We had no idea that Malfoy’s name was so memeable in Japanese.

Children’s series Harry Potter is a huge cultural touchstone for all the kids who grew up alongside it – whether that be the original books, the films or the Fantastic Beasts continuation. While attitudes towards the initial run of the Harry Potter films can vary depending on which fan you talk to (some of us still aren’t over Harry’s eyes being BLUE when they should have been GREEN, honestly) there’s no denying that Daniel Radcliffe, Emma Watson, Rupert Grint and the rest of the cast serve as Harry Potter incarnate to many.

To commemorate the films, the official Warner Brothers account over at social messaging service LINE have been releasing sets of stickers. The stickers feature the film cast in all their Hogwarts regalia, spouting a number of famous catchphrases from the films and striking instantly recognizable expressions.

Or…mostly. There are a few of the stickers that are a little odd, as Twitter user @osirukomama_x noted in this post.

“A new Harry Potter sticker set came out. It’s official. How could they…”

Among the stickers selected for highlight are an unflattering shot of Harry letting loose a spell (or at least we hope that what he’s doing). But the truly curious stickers are the exuberant stamps of Tom Felton, the actor cast as Harry’s rival Draco Malfoy.

“Something is Foyne about your eyes,” announces Draco Malfoy, swirling a goblet like an elderly epicure. In another, he leaps in the air and yells a hearty “Foyyy!”, something I don’t remember from the movies. Actually, I don’t remember the self-serving flirtation in the movies either. Why is Malfoy talking like this in these stickers?

▼ Fear not, his typical “my father will hear about this!” is also localized here (as “my father won’t keep quiet about this!”)

There’s a reason, and it stems down to Malfoy’s name. In Japanese it’s converted to the phonemes Ma-ru-fo-i, and the “maru” part tends to come at the end of a lot of intransitive verbs (hajimaru – to begin; takamaru – to rise; tomaru; to come to a stop, etc.) One of the more common puns amongst Japanese fans is the damarufoi – where the verb damaru, to shut up, is blended with his name to make “Shut up, Malfoy!”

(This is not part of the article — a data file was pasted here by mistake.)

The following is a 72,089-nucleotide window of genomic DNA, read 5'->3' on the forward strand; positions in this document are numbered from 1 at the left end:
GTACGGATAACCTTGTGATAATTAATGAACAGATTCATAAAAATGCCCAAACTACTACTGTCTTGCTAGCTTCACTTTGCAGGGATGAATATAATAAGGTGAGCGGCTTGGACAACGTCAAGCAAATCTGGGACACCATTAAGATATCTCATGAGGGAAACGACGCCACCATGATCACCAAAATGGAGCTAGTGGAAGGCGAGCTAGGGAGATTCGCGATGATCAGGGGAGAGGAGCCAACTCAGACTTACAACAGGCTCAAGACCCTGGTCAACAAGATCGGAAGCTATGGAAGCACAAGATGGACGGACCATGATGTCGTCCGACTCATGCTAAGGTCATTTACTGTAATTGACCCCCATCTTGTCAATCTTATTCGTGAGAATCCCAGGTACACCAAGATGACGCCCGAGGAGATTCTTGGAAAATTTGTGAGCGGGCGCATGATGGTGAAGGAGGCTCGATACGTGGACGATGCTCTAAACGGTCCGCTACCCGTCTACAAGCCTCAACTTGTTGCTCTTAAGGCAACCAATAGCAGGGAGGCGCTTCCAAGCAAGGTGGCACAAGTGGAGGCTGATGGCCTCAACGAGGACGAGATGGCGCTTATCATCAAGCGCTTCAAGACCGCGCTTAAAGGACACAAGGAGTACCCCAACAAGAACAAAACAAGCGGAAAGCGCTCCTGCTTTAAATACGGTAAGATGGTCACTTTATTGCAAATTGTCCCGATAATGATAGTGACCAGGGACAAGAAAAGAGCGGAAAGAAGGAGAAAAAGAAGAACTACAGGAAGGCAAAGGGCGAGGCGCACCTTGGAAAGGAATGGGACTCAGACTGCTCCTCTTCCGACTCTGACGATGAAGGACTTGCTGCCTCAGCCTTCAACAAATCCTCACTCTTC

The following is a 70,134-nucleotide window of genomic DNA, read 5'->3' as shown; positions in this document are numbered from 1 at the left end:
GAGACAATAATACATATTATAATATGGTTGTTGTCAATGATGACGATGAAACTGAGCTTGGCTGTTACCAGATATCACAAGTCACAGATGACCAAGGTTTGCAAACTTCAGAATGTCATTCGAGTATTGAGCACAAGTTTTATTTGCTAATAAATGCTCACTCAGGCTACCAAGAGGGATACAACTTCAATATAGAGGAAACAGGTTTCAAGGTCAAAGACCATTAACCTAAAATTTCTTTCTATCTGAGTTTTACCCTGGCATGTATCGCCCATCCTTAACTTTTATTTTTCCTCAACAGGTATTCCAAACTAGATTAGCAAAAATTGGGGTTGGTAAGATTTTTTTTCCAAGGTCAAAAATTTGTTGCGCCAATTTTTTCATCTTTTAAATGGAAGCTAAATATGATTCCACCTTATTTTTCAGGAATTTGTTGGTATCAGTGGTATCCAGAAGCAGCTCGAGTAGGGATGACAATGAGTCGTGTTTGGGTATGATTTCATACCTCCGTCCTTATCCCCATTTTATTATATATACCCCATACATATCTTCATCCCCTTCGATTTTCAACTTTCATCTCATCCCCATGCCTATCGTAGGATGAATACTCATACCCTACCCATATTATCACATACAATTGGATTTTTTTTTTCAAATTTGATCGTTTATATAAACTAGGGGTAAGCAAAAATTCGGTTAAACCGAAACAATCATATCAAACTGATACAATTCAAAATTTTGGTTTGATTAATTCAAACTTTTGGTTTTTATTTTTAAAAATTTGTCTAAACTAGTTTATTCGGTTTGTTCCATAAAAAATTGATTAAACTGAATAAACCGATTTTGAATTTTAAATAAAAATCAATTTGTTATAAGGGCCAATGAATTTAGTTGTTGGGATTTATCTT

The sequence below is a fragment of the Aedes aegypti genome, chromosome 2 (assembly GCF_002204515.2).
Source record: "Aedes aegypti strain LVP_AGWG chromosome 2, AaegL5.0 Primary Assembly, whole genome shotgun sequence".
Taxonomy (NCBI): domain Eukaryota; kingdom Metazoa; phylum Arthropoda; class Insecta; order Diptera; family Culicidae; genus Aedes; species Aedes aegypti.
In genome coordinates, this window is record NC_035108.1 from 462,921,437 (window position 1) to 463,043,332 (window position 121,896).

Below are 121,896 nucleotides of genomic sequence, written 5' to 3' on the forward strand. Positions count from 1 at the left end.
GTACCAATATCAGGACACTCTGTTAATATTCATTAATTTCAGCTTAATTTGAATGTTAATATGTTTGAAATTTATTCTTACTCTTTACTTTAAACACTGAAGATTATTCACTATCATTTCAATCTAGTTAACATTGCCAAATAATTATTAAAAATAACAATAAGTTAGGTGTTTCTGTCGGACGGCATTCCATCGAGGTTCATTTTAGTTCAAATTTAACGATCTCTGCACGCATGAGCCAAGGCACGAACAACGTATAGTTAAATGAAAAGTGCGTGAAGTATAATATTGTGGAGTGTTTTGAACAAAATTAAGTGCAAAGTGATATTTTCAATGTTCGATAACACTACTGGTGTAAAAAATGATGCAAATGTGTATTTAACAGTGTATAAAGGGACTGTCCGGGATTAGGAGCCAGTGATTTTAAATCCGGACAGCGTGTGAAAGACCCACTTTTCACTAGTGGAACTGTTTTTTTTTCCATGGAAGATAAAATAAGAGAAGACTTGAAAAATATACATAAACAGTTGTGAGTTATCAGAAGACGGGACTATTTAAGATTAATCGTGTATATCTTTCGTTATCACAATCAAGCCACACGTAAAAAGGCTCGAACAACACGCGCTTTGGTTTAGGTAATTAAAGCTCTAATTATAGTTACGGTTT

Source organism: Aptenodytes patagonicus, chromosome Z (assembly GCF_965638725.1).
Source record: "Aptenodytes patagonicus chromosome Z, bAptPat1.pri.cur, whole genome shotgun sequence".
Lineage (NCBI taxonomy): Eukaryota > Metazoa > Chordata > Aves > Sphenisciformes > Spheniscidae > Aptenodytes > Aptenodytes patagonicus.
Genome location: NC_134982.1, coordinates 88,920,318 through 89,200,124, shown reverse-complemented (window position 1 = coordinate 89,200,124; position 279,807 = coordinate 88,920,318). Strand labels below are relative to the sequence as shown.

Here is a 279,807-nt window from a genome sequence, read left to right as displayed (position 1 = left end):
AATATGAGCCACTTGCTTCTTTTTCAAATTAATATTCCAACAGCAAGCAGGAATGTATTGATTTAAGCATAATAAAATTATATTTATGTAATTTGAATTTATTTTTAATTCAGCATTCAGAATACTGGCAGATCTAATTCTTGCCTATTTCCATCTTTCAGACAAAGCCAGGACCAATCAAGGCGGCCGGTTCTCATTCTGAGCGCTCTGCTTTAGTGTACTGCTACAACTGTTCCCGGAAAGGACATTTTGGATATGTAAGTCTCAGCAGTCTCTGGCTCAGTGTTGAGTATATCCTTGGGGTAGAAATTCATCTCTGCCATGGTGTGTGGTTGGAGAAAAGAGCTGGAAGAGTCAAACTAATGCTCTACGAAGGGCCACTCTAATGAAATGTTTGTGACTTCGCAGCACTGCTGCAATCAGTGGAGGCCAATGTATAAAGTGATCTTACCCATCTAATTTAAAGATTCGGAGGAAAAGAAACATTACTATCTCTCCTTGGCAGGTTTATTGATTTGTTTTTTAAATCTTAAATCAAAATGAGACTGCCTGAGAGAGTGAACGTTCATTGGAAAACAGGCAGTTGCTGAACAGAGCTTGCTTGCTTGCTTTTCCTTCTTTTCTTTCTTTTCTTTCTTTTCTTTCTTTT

This resulted in the “foi” part becoming a kind of fannish verbal tic that can be added onto any sentence to give yourself a little Malfoy flair. The official LINE account has embraced this meme fully – Malfoy stamps are even available in earlier editions of the stamp sets.

▼ Vol. 1 brings “I’m getting Foyred up!” and “A Foy of Fofoys!”

▼ Vol. 2 has a pun on OK maru, or “Okay, got it” – Okemalfoy.

The best way to react to all of this Malfoy madness is helpfully included in Harry Potter’s Every Day Magic Vol. 3, in the form of He Who Must Not Be Named himself.

“How did it come to this?!”

Not a Malfoy fan? That’s okay (Okemalfoy). Fans have been having a great time with the legendarily awkward Harry sticker, too.

▼ It’s a great feeling when the official company recognizes a legendary fandom meme.


You see, this particular pose is synonymous with “Earsplitting Potter”, a viral video. It’s named that for a reason, so please dial your volume down.

There’s a whole wizarding world of weird Harry Potter comments out there: to see the Boy Who Lived reimagined as an 80s anime hero, check out this article! And for the most expletive-laden subtitles ever put to a children’s film, check out this decidedly unofficial bootleg version.

Source: Twitter/@osirukomama_x via Hamusoku
Top image: LINE/Warner Brothers
Images: LINE/Warner Brothers (1, 2, 3)

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